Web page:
Additional Observations Regarding Aish.com's Article
Many of the questions we receive come from the Aish.com article entitled Why Jews Don't Believe in Jesus.
We have a few additional observations about the article.
This appeared in the "footnotes" section of the Aish.com page:
There is no Biblical basis for the idea of a father passing on his tribal line by adoption. A priest who adopts a son from another tribe cannot make him a priest by adoption;
This is not true. Scripture actually provides an example of this:
Eli the priest adopts Samuel the Ephraimite (1 Samuel 1). Later, Samuel ministers to G-d (1 Sam 3:1) and then hears from the LORD while sleeping in "the temple of the LORD when the ark of G-d was". (1 Samuel 3:3)
Clearly, Samuel the Ephraimite was serving and living in places reserved only for the Levites.
The Cursed King
This also appeared in the "footnotes" section of the Aish.com page:
Joseph could never pass on by adoption that which he doesn't have. Because Joseph descended from Jeconiah (Matthew 1:11) he fell under the curse of that king that none of his descendants could ever sit as king upon the throne of David. (Jeremiah 22:30; 36:30)
Jeconiah (also called Coniah and Jehoiachin) was the next to the last king of Judah who reigned before Zedekiah. He reigned for three months and did evil in the sight of the LORD. In Jeremiah 22:24-30 the LORD pronounces a curse on Jeconiah and his descendants, declaring them ineligible to sit upon the throne of David as the king of Israel.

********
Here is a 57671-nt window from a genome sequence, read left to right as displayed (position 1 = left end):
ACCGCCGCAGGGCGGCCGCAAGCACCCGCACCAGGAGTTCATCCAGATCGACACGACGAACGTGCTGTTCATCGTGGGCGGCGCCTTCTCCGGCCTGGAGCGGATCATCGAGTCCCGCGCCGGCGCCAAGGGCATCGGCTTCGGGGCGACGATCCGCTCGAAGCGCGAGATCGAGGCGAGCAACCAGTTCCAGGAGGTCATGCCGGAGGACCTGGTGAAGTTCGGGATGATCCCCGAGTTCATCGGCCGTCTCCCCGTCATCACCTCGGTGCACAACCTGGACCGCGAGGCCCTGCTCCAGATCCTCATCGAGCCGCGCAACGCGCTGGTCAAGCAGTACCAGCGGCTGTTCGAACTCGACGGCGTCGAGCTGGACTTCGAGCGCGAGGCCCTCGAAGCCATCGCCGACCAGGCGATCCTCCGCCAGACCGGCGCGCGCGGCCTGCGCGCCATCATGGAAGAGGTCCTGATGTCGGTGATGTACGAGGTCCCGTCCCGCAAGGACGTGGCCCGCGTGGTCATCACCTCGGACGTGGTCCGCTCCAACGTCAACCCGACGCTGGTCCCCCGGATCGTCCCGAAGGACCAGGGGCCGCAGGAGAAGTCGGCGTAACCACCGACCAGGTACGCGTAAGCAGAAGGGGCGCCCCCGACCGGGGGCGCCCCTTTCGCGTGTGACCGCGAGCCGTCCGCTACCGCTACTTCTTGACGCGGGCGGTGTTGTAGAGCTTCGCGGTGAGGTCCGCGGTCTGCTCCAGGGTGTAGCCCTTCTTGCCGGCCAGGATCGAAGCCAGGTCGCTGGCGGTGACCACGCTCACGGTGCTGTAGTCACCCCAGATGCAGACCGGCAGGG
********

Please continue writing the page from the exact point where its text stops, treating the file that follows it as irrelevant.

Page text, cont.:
Some Christian scholars have pointed to this curse as originating the necessity of virgin birth. King David's lineage through Jeconiah is completely cut off from the Davidic promises. If Joseph was the father of Jesus then the G-d's curse on Jeconiah would have been passed along to Him and He would not have been qualified to be King.
Yes, the curse declares that Jeconiah would never prosper. The prophet Jeremiah records this:
Now it came about in the thirty-seventh year of the exile of Jehoiachin king of Judah, in the twelfth month, on the twenty-fifth of the month, that Evil-merodach king of Babylon, in the first year of his reign, showed favor to Jehoiachin king of Judah and brought him out of prison. Then he spoke kindly to him and set his throne above the thrones of the kings who were with him in Babylon. So Jehoiachin changed his prison clothes, and had his meals in the king's presence regularly all the days of his life. For his allowance, a regular allowance was given him by the king of Babylon, a daily portion all the days of his life until the day of his death. (Jeremiah 52:31-34)
Note that the curse declares "no man of his descendants will prosper sitting on the throne of David or ruling again in Judah." Within two generations, however, a descendant of Jehoiachin is ruling over Judah:
Then the word of the LORD came a second time to Haggai on the twenty-fourth day of the month, saying, "Speak to Zerubbabel governor of Judah, saying, 'I am going to shake the heavens and the earth. I will overthrow the thrones of kingdoms and destroy the power of the kingdoms of the nations; and I will overthrow the chariots and their riders, and the horses and their riders will go down, everyone by the sword of another. On that day,' declares the LORD of hosts, 'I will take you, Zerubbabel, son of Shealtiel, My servant,' declares the LORD, 'and I will make you like a signet ring, for I have chosen you,'" declares the LORD of hosts. (Haggai 2:20-23)
Zerubbabel is the grandson of Jeconiah (1 Chronicles 3:17-19, Matthew 1:12) and yet he is ruling over Judah. Although Jeremiah declared that Jeconiah was the signet ring G-d would remove (Jeremiah 22:24) his grandson, Zerubbabel is described as the signet ring G-d would put on (Haggai 2:23)!
Based upon these passages of Scripture even the Talmudic Sages of Judaism unanimously agreed that Jeconiah was forgiven for his transgressions by the end of his life.